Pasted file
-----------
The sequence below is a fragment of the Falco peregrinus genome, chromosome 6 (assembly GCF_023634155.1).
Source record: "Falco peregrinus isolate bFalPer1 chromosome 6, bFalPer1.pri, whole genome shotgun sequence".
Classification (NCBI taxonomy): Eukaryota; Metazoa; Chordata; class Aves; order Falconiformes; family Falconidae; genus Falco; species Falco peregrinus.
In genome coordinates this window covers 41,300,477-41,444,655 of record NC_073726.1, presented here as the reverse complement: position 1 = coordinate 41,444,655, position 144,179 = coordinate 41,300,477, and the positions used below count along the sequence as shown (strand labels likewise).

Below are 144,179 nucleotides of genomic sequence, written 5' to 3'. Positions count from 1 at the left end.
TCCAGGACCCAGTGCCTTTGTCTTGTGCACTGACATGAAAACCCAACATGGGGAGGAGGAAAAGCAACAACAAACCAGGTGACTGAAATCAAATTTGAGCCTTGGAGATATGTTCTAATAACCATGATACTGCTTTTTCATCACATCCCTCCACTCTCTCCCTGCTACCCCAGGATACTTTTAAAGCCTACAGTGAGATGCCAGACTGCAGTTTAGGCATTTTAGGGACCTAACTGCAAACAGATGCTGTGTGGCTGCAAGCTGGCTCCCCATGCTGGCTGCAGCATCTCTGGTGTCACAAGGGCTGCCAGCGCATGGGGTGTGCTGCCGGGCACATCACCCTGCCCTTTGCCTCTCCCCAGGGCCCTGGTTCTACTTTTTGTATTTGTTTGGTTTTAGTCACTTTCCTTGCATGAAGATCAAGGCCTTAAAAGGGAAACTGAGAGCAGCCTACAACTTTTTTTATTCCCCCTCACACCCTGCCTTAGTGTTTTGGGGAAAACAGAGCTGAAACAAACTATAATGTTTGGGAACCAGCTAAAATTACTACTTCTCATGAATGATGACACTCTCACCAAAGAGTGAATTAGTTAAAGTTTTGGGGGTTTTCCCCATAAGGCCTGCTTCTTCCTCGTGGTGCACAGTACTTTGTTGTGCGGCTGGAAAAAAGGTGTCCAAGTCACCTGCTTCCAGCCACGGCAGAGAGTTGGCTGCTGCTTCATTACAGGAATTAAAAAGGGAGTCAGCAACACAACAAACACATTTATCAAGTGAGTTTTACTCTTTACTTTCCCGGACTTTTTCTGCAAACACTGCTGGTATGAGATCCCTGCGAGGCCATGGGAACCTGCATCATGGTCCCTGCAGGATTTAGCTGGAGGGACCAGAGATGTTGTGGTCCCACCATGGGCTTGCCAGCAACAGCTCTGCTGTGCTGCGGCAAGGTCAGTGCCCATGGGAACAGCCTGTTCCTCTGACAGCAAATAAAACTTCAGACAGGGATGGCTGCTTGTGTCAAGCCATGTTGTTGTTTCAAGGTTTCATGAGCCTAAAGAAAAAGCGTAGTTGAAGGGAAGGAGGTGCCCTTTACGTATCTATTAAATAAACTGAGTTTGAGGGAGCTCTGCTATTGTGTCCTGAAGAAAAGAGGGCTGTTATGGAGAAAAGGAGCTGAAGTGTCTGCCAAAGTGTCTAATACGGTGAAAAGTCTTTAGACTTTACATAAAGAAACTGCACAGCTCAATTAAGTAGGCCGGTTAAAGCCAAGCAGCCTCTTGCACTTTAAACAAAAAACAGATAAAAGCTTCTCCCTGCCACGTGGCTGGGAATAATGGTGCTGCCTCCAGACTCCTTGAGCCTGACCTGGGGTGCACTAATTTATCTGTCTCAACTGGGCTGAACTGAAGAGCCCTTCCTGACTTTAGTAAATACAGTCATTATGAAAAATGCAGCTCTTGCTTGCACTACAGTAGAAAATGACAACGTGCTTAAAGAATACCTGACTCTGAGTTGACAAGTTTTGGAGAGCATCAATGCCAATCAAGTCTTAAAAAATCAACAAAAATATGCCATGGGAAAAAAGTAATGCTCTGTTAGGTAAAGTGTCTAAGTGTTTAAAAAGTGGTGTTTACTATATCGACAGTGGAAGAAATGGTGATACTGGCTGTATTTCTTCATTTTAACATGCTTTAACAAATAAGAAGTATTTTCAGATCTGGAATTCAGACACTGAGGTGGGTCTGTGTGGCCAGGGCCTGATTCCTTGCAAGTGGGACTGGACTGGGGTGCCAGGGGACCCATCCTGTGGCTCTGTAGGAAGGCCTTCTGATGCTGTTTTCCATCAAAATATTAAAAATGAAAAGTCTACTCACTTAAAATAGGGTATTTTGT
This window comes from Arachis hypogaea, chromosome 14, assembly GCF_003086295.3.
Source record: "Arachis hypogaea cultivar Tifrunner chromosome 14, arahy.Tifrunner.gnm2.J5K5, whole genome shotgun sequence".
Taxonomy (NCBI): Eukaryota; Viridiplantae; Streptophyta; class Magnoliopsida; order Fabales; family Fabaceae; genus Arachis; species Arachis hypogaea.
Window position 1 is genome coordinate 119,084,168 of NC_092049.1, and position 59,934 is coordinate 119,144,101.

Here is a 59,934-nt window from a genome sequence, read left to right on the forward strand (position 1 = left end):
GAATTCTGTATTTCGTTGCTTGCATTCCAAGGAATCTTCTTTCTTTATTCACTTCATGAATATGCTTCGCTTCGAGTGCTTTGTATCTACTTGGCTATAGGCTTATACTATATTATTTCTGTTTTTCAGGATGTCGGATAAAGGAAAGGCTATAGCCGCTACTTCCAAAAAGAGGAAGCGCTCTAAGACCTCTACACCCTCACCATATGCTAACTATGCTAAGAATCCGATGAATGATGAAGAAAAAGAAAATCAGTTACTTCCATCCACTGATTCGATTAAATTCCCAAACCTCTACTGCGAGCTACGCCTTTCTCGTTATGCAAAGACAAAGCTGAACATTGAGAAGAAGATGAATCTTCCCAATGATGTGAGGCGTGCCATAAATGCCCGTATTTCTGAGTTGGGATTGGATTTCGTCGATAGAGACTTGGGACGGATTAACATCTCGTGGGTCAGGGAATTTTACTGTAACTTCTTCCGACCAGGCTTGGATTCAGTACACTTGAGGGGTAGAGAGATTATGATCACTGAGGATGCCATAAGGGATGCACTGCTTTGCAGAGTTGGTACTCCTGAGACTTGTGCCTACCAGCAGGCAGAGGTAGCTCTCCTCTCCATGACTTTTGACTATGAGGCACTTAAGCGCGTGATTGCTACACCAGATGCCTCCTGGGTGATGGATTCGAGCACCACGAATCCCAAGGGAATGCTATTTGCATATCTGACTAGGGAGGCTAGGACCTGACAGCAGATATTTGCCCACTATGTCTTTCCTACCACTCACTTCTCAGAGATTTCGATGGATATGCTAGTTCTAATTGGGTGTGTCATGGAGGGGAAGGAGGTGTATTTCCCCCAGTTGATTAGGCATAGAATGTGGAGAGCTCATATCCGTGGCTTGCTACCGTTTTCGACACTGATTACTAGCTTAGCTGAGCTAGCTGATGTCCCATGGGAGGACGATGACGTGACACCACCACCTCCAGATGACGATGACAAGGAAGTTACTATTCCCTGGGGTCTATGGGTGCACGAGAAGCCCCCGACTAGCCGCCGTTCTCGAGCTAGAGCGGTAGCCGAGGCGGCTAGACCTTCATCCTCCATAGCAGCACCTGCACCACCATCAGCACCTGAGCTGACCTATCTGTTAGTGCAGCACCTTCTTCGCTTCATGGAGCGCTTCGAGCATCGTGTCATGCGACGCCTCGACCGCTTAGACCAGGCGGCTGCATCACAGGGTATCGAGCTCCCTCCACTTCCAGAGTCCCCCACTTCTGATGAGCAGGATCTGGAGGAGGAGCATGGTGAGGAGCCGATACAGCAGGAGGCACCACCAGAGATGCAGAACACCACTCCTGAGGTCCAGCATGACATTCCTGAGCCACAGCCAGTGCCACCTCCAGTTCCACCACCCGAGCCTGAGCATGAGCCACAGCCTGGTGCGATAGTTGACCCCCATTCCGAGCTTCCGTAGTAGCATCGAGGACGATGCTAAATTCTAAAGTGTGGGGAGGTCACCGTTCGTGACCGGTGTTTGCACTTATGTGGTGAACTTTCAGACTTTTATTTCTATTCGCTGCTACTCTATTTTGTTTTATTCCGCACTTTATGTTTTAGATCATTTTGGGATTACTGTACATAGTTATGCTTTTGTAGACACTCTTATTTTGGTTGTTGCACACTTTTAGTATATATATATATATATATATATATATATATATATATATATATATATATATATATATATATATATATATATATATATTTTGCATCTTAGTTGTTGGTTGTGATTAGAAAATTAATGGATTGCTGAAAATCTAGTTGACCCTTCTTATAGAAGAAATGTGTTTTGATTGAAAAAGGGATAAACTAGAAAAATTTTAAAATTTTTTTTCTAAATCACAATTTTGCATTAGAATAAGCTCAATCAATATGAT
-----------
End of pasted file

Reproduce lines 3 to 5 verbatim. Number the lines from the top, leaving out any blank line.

Classification (NCBI taxonomy): Eukaryota; Metazoa; Chordata; class Aves; order Falconiformes; family Falconidae; genus Falco; species Falco peregrinus.
In genome coordinates this window covers 41,300,477-41,444,655 of record NC_073726.1, presented here as the reverse complement: position 1 = coordinate 41,444,655, position 144,179 = coordinate 41,300,477, and the positions used below count along the sequence as shown (strand labels likewise).

Below are 144,179 nucleotides of genomic sequence, written 5' to 3'. Positions count from 1 at the left end.